flounder with tomato lovage salsa, Roma beans


Our spell of heat and humidity broke last evening, blessedly.  Before it did I spent time, more than I want to admit to, wracking my brain and a number of recipe files and books for ideas on cooking flounder which did not involve using the oven.  I also wanted to do something other than what I often have done, even though it’s delicious.  I had brought home a beautiful fillet from PE&DD at the Greenmarket earlier in the day, and I was thinking it wouldn’t really be a proper summer feast if the windows were closed.

Further to a consideration of recipes, I was becoming a little concerned about my growing – and ripening – tomato hoard, so I definitely wanted to include some of the fruit with the fish.

The solution I came up with was a slight reworking of a recipe I found on line (never underestimate the internet’s usefulness in the kitchen, no matter how large your recipe file may be).  It was described as “Petrale sole with tomato butter” on the LA Times site, but I wasn’t  scared off by the fact that my bottom feeder didn’t come from the Pacific, or by the absence of tarragon in my electric larder.  I love tarragon, but fortunately I did have some lovage, from Eckerton Hill Farm;  it’s one of my favorite seasonal herbs, one which I regularly use any excuse to add to a dish.   I also substituted for the cherry tomatoes mentioned in the recipe two ripe heirloom tomatoes from Norwich Meadows Farm, which I chopped, perhaps into pieces a little too small.

Meanwhile I had also been seduced while at the market by some beautiful and delicious Roma beans being offered by Race Farm.  I sampled them raw and they were really flavorful – actually complex in flavor!   I’ve often been disappointed by the taste and texture of Roma beans, so I asked the farmer why these were so extraordinary. He told me they picked them while young (the beans).  It seems it works.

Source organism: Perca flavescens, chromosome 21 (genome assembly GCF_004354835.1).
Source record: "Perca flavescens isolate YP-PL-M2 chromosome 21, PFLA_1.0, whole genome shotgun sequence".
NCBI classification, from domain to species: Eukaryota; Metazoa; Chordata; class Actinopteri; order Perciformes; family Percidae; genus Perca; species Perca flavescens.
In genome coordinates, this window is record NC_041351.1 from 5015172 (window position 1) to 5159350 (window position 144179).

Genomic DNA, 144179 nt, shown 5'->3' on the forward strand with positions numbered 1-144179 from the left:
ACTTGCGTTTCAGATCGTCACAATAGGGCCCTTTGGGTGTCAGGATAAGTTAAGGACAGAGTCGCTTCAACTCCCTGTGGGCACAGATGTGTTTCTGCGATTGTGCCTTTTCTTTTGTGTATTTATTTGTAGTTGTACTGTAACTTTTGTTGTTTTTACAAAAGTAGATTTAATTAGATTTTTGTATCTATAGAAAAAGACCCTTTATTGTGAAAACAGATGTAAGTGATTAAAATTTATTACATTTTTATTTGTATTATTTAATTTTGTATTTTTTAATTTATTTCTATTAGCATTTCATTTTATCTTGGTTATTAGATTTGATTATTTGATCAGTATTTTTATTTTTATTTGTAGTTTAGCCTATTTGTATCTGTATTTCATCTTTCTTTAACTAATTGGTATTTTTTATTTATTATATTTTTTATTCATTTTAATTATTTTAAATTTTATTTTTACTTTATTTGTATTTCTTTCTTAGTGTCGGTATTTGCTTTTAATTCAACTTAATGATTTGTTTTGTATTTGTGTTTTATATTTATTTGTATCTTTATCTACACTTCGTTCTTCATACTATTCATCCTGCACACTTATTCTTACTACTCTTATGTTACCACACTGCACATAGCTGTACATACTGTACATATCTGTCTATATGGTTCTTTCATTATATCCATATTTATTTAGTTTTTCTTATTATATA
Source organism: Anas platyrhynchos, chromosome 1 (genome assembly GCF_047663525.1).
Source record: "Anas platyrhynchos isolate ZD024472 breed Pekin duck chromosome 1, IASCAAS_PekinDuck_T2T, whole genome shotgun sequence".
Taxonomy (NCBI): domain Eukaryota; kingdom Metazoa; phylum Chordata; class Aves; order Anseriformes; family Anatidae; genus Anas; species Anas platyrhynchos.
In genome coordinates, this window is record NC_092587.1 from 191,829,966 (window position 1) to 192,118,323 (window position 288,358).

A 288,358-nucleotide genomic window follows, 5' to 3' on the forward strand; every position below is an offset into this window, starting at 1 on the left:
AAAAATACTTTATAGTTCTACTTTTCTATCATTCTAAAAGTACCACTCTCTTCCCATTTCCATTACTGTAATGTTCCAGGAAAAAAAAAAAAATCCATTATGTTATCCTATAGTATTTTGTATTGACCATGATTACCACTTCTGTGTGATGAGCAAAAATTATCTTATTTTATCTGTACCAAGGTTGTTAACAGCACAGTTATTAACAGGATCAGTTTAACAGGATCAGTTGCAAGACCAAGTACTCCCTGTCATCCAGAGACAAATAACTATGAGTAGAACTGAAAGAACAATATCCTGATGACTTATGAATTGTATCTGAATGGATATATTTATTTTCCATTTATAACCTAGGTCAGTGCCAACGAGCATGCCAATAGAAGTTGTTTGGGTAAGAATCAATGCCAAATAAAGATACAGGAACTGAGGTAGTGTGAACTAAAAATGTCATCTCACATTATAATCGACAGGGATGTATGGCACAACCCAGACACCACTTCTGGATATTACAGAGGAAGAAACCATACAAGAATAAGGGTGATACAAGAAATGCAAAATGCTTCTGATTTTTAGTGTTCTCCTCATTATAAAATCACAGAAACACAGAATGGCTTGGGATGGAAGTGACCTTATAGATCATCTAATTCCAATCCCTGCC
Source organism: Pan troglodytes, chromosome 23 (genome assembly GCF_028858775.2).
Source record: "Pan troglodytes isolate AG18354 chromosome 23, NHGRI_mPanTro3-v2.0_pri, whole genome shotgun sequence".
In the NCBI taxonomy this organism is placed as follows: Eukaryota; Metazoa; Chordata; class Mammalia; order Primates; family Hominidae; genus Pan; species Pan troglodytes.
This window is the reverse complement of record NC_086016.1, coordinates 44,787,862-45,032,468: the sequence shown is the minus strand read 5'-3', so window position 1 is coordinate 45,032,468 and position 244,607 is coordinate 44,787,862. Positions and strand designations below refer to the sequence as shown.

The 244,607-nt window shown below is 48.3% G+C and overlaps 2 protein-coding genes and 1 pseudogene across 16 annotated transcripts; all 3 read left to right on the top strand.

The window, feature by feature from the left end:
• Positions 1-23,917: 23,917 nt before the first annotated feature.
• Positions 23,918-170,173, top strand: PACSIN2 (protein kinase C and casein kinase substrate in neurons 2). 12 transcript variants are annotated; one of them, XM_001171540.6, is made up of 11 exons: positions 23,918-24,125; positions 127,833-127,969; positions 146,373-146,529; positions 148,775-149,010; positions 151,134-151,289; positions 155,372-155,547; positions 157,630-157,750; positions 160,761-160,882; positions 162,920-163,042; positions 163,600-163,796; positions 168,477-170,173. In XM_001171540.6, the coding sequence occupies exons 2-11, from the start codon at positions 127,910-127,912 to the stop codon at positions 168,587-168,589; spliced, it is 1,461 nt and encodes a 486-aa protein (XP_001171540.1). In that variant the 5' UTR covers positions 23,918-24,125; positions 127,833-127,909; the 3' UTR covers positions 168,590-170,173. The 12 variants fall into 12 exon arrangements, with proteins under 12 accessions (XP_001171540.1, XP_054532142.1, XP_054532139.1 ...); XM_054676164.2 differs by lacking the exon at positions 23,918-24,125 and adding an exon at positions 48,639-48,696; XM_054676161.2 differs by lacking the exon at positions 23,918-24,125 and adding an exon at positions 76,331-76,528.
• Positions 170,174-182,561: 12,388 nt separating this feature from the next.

I wasn’t certain how good the fish recipe would be, but I decided that the colors, on the same plate with the bright green of the beans, would look pretty terrific.

In fact the entire entrée turned out to be really, really good, far more delicious than I could have imagined;  I think most of the credit should go to the freshness of  all the ingredients, and the restraint of the recipes:  The fish was simply seasoned and sautéed, the beans par-boiled, rinsed, dried, and warmed a bit with oil and butter just before the fish went into the pan.  The salsa was the only relatively complex element, although not from the standpoint of preparation, since it could also be assembled somewhat at leisure, before the beans were heated and the fish cooked.

The wine with which we accompanied it, in another reminder of summer, was a Provence rose, Domaine La Colombe Coteaux Varois en Provence 2013